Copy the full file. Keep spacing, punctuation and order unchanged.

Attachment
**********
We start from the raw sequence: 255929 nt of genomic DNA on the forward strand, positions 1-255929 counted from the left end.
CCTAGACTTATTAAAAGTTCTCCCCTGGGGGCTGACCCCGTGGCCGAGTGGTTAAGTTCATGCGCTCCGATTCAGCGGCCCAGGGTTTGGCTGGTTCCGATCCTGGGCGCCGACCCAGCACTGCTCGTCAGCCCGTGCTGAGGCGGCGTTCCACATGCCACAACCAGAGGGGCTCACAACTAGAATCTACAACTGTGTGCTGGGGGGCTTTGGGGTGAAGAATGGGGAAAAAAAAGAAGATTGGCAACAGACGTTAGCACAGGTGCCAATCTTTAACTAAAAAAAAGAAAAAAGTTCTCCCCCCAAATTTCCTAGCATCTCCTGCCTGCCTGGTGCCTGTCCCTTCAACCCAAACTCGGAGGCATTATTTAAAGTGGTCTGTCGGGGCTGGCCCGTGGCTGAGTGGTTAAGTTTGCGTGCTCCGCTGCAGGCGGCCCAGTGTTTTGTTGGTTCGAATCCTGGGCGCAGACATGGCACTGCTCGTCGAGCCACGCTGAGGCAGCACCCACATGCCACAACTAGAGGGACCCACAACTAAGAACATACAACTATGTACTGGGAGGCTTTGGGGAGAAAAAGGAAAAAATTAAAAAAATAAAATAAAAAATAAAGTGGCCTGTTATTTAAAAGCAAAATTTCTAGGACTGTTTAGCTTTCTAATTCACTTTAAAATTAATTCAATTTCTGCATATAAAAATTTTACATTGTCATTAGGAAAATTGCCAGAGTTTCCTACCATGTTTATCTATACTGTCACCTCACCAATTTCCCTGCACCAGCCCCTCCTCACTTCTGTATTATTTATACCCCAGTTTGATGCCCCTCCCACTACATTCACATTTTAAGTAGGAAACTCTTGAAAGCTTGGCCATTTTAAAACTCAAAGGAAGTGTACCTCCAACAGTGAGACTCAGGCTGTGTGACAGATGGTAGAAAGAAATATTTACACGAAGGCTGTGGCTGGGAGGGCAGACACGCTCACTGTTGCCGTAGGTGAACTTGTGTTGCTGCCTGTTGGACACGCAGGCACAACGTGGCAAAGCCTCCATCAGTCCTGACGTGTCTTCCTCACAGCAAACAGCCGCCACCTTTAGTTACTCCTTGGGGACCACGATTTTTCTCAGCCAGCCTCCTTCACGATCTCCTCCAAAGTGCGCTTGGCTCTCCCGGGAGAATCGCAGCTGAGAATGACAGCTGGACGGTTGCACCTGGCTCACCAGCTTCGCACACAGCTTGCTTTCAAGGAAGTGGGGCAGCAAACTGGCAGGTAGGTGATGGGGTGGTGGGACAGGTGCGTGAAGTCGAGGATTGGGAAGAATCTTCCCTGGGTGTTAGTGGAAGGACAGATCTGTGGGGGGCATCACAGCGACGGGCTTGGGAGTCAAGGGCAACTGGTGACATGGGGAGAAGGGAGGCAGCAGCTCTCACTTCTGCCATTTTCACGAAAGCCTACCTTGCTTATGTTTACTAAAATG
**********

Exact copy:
We start from the raw sequence: 255929 nt of genomic DNA on the forward strand, positions 1-255929 counted from the left end.
CCTAGACTTATTAAAAGTTCTCCCCTGGGGGCTGACCCCGTGGCCGAGTGGTTAAGTTCATGCGCTCCGATTCAGCGGCCCAGGGTTTGGCTGGTTCCGATCCTGGGCGCCGACCCAGCACTGCTCGTCAGCCCGTGCTGAGGCGGCGTTCCACATGCCACAACCAGAGGGGCTCACAACTAGAATCTACAACTGTGTGCTGGGGGGCTTTGGGGTGAAGAATGGGGAAAAAAAAGAAGATTGGCAACAGACGTTAGCACAGGTGCCAATCTTTAACTAAAAAAAAGAAAAAAGTTCTCCCCCCAAATTTCCTAGCATCTCCTGCCTGCCTGGTGCCTGTCCCTTCAACCCAAACTCGGAGGCATTATTTAAAGTGGTCTGTCGGGGCTGGCCCGTGGCTGAGTGGTTAAGTTTGCGTGCTCCGCTGCAGGCGGCCCAGTGTTTTGTTGGTTCGAATCCTGGGCGCAGACATGGCACTGCTCGTCGAGCCACGCTGAGGCAGCACCCACATGCCACAACTAGAGGGACCCACAACTAAGAACATACAACTATGTACTGGGAGGCTTTGGGGAGAAAAAGGAAAAAATTAAAAAAATAAAATAAAAAATAAAGTGGCCTGTTATTTAAAAGCAAAATTTCTAGGACTGTTTAGCTTTCTAATTCACTTTAAAATTAATTCAATTTCTGCATATAAAAATTTTACATTGTCATTAGGAAAATTGCCAGAGTTTCCTACCATGTTTATCTATACTGTCACCTCACCAATTTCCCTGCACCAGCCCCTCCTCACTTCTGTATTATTTATACCCCAGTTTGATGCCCCTCCCACTACATTCACATTTTAAGTAGGAAACTCTTGAAAGCTTGGCCATTTTAAAACTCAAAGGAAGTGTACCTCCAACAGTGAGACTCAGGCTGTGTGACAGATGGTAGAAAGAAATATTTACACGAAGGCTGTGGCTGGGAGGGCAGACACGCTCACTGTTGCCGTAGGTGAACTTGTGTTGCTGCCTGTTGGACACGCAGGCACAACGTGGCAAAGCCTCCATCAGTCCTGACGTGTCTTCCTCACAGCAAACAGCCGCCACCTTTAGTTACTCCTTGGGGACCACGATTTTTCTCAGCCAGCCTCCTTCACGATCTCCTCCAAAGTGCGCTTGGCTCTCCCGGGAGAATCGCAGCTGAGAATGACAGCTGGACGGTTGCACCTGGCTCACCAGCTTCGCACACAGCTTGCTTTCAAGGAAGTGGGGCAGCAAACTGGCAGGTAGGTGATGGGGTGGTGGGACAGGTGCGTGAAGTCGAGGATTGGGAAGAATCTTCCCTGGGTGTTAGTGGAAGGACAGATCTGTGGGGGGCATCACAGCGACGGGCTTGGGAGTCAAGGGCAACTGGTGACATGGGGAGAAGGGAGGCAGCAGCTCTCACTTCTGCCATTTTCACGAAAGCCTACCTTGCTTATGTTTACTAAAATG